Newsweek did another poll that purports to measure our cultural ignorance.
How Dumb Are We?
NEWSWEEK gave 1,000 Americans the U.S. Citizenship Test–38 percent failed. The country’s future is imperiled by our ignorance.
Which brings to mind a chain of reasoning:
1) To increase productivity and therefore decrease prices, we must all participate in a division of knowledge and labor.
2) As productivity in the division of labor increases, the total stock of human knowledge increases.
3) As the stock of human knowledge increases, each of our shares of that knowledge decreases.
4) As our individual shares of that knowledge decrease, our knowledge consists largely of those things that we can act upon given the resources at our disposal.
In other words, people aren’t so much ignorant as they are knowledgeable about what actually matters. They may not have room for the irrelevant.
The general perception, and the presupposition of the boomer-era article’s sentiments, is that political knowledge is valuable. And it implies that we can possess the knowledge needed to understand the issues that our government must manage given it’s current constitution. And it further implies that political freedom is a ‘good’ – when, it’s evident from the record of history that personal freedom is absolutely a good, but political freedom is simply a necessary evil in order to prevent the government from forming a predatory bureaucracy, and treating the population as it’s property. So people only need the minimum knowledge of government needed to preserve their personal freedom.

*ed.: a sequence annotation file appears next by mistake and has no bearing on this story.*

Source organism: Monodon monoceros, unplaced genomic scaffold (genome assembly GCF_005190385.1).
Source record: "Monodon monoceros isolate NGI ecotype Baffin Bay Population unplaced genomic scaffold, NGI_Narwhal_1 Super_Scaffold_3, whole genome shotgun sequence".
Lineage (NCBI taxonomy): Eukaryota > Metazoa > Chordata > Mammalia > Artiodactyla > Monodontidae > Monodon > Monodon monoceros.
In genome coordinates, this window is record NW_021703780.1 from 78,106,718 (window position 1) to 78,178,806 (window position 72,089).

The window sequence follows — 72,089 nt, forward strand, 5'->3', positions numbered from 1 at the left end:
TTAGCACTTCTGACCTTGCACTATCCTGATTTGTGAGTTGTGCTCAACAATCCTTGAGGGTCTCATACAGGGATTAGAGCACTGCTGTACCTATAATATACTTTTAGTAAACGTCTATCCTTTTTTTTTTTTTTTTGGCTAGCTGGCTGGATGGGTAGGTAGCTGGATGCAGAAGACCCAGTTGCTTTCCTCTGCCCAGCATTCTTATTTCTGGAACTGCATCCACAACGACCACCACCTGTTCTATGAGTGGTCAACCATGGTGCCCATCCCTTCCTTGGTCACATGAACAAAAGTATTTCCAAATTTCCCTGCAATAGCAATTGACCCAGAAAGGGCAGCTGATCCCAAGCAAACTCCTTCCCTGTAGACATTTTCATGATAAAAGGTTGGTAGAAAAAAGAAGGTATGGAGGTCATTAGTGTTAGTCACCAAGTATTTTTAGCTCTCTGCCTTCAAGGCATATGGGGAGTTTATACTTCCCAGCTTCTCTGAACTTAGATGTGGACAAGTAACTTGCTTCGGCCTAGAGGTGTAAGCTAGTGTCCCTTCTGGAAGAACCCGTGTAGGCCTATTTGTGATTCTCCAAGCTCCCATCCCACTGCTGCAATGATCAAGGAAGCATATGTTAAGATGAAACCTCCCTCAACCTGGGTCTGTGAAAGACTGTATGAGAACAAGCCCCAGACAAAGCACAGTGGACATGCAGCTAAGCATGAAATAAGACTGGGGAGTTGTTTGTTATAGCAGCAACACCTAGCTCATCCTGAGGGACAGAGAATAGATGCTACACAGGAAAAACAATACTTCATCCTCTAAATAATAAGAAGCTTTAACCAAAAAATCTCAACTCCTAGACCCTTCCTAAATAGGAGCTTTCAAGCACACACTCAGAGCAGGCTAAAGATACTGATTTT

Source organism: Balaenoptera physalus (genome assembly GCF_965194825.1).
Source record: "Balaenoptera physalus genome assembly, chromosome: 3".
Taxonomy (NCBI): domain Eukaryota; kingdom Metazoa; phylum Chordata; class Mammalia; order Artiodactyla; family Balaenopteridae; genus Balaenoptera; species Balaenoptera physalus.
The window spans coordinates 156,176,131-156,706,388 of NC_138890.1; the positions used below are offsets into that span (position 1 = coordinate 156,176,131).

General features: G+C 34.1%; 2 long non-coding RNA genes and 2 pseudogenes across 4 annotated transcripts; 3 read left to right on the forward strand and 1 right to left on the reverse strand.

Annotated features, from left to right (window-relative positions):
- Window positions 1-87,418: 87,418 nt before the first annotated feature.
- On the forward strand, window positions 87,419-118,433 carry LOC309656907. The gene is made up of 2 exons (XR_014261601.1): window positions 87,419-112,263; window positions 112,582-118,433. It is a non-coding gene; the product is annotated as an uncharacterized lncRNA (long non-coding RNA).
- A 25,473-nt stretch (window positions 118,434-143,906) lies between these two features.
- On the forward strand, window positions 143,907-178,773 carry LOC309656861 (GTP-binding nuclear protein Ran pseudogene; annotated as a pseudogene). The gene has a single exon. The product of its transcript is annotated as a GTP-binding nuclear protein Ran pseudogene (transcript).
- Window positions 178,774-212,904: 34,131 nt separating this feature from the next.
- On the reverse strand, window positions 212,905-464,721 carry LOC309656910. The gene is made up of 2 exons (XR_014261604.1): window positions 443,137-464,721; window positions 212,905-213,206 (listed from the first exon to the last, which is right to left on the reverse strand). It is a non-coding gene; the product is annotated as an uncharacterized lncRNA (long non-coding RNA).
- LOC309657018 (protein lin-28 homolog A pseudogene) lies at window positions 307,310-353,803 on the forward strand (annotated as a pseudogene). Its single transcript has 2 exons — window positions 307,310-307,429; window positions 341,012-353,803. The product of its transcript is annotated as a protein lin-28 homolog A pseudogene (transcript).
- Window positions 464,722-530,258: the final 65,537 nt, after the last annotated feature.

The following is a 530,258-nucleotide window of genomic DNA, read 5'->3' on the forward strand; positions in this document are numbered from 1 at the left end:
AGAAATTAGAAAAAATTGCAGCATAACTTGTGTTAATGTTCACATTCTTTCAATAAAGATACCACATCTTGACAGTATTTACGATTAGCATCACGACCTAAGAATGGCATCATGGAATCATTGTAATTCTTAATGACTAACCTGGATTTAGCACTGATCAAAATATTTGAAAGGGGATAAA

People aren’t ignorant. They’re too ignorant of political knowledge and economic principles to make political and policy decisions. And that’s not surprising because political decisions are of necessity made in ignorance. And decisions are made in ignorance either out of political necessity or political contrivance. They must be. Because we do not possess sufficient knowledge or DATA in government to make any other form of decision OTHER than decisions of political necessity and political contrivance.
Politics has become ridiculous and irrational because at the scale of our empire, the data no longer exists with which to make rational arguments in real time. The political structure cannot operate without data. And so, like the chinese, we have devolved into sentimental moral arguments rather than practical, political and economic arguments — the furtive gestures and spittled pontification of silly Keynesian probabilists to the contrary.
So it’s good that people are ignorant of it. There is no value in the study of falsehoods.
Maybe Americans are wiser than we think after all.